January 26, 1906
Forty-seven days have passed and the bananas in my kitchen are still green. They remain untouched and unmoved since I brought them home from market. To my eye they appea... [+]
The meep of the alarm dragged me from the warmth of my quilt cocoon and smack into Monday morning. I had to bat at it four times before it finally stopped and I found my glasses. 6:00 A.M. and still dark. But there was a certain milky quality leaking through the window that made my heart drop into my stomach.
We’d lived in Rochester, New York, just six weeks, and almost every night we’d had what the locals called “lake effect snow," a little dusting like powdered sugar. But the weather girl had been predicting the real deal for a week now: the first snowstorm of the season.
Mom had headed southwest to sunny New Mexico at eighteen to get away from Rochester winters. But after her lay-off, we’d moved back in the middle of my junior year. And since she’s had a bad back all her life, the shoveling would be all mine. Lake effect snow could be swept away; I kept the broom on the porch and used it almost every morning, hating the way the cold fogged up my glasses, hating this new life in Rochester. I couldn’t even imagine how long it would take me to shovel out. And I knew there’d be no snow day reprieve – not in Rochester.
I peeped bleakly through the window. The cars and fire hydrant were muffled in inches of cotton fluff, and lazy flakes were still falling. I looked again... and thirty seconds later I was standing at the front door, blinking in disbelief. The steps, the walkway, the entire length of our driveway were completely clear of snow! And there, at the foot of our yard, someone had poked two eyes and a curving smile. I laughed, looking up and down the street.
But I was alone.
The thought of that smiley face kept my spirits up all day. I ticked through the possible do-gooders in my mind. The old couple across the street? No way. The guy to the right of us was away. Millie to the left of us shook her head when I asked her on my way back from school.
Down the road, a car door slammed. There was that cute guy I’d noticed raking leaves on moving day. Could it be...?
“Hey!” I called. “Hi! By any chance...?” He didn’t even turn around, just hurried into the house. And I headed home, trying not to let that closed door ruin my mood.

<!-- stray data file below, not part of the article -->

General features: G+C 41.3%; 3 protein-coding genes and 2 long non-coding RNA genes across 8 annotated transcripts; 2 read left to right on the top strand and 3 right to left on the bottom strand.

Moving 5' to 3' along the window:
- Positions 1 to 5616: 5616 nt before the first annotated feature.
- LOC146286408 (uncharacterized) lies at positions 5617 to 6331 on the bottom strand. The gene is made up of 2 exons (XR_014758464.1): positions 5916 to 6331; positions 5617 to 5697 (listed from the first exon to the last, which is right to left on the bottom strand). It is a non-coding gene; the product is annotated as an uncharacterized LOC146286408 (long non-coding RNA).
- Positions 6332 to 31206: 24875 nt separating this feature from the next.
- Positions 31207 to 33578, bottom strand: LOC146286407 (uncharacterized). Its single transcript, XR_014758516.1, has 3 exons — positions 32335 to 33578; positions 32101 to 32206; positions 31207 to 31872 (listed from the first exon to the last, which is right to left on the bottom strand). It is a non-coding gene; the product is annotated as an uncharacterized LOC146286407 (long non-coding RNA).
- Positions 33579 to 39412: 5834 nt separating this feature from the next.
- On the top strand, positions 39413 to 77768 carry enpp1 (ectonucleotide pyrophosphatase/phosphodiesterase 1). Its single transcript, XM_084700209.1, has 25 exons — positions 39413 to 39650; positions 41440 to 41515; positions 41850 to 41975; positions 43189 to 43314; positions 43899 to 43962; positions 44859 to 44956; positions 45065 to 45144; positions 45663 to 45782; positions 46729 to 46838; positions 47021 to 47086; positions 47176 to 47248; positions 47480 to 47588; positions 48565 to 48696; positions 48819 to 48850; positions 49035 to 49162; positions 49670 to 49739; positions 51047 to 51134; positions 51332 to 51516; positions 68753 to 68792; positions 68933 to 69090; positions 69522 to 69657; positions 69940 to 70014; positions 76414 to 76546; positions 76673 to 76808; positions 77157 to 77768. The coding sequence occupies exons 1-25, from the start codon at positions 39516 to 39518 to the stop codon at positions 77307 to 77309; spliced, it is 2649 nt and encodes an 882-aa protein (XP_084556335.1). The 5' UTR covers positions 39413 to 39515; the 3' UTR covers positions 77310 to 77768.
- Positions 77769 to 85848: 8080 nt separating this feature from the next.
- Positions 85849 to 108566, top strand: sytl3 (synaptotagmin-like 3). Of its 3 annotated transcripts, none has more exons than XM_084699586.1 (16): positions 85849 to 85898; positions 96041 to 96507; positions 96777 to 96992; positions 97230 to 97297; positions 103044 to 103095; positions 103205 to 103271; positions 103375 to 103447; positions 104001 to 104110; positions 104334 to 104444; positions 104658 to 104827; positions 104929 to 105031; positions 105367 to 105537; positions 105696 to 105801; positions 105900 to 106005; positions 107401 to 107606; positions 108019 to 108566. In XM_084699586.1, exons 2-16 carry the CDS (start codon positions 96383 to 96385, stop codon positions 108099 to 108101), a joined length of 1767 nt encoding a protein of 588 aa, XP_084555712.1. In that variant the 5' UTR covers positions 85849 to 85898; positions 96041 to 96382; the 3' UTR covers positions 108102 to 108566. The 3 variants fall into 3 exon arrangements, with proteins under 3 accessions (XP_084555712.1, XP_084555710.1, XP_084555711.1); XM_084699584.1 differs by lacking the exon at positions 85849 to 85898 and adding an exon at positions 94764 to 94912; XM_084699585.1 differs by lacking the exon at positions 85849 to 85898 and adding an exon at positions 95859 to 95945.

I texted my friends in New Mexico two or three times a week, and we Skyped each other pretty regularly. But somehow, instead of making them feel closer, it only reminded me of the happy life I’d left. I hated that awful, fish-out-of-water feeling and the way everyone around me was already part of a crowd. It would have been fun to have someone besides Mom to laugh with about the mystery. But that evening’s bitter wind and lake effect snow covered the happy face, and with it went my smile.
By the weekend, another storm was due. “I don’t think the snow angel’s going to turn up this time,” I told Mom as we headed to bed. But I was wrong. It happened again. And again, I saw it: the smiley face that lifted my spirits. The snow angel had been out early, and the accumulated snow (tailing off to flurries now) was doing its best to erase it. I had an irrational desire to protect it somehow, this little symbol of a simple kindness that once again had made me forget that I was still the new kid in a cold, gray city.
“But who could it be?” Mom asked.
“I don’t know,” I replied, “but I’m going to find out.”
It was almost two weeks before the next big snowfall. And I was determined to learn the identity of my snow angel. I slept in my sweat suit, my boots by the front door, and set my alarm for every half-hour from 5:00 A.M. on.
Meep! I swam to the surface from a dream of snow falling on the high desert near Santa Fe. Reaching for my glasses, I peered out. The plow had passed; the street was the only gray blur in a white world. Maybe this time it would be my turn to dig out. I retreated under my quilt and had hardly closed my eyes when... meep! It was 5:30. I jumped awake... to a dull, scraping
sound somewhere below. Bounding to the window, I saw a muffled figure digging its way down the walk!
I raced down the steps and into my boots and parka. Throwing open the door, I called from the porch, “Hello! Excuse me!”
The figure didn’t turn or stop; it just kept clearing the snow from the walk.
I called again. No response.
Must be listening to music! I thought as I picked my way down the steps, following the snow angel’s retreating back. It was taller than me, in a muffler, gloves and a coat that looked warmer than my parka.
“Hello?” I tried again. No response.
Just before the figure reached the sidewalk, I tapped it on the shoulder. And suddenly I was looking into two startled blue eyes which lit up at once. My heart skipped a beat. It was the cute guy from down the block! He made a soft sound, stood the shovel in the snow and dug in his pocket.
“Hey, it’s you!” I began. “I want to thank....”
But his hand was on my arm. He shook his head, pointing to his ear while he pulled out his phone. Quickly, he texted:
DO U SIGN?
All at once, everything made sense. He hadn’t been ignoring me... he hadn’t heard me!
I shook my head no. But I can learn, I thought.
“Do you read lips?” I asked.
He shook his head and texted again:
MISS 2 MUCH
WELCOME 2 NEIGHBORHOOD
Then he held the phone out, smiling.
I motioned for him to follow me to the porch. On the way I started to slide, and instantly his arm was around me. I could feel myself blushing, thankful that the cold had put roses in my cheeks. On the porch I texted:
Y R U SO NICE?
He laughed, reaching for the phone:
C CAR PLATES FROM N M
C U LOOK SAD
WANT 2 C U SMILE
And as we laughed together, I began to realize that life in snowy Rochester might not be so bad after all.
Rochester, New York, has more deaf people per capita than any city in the world.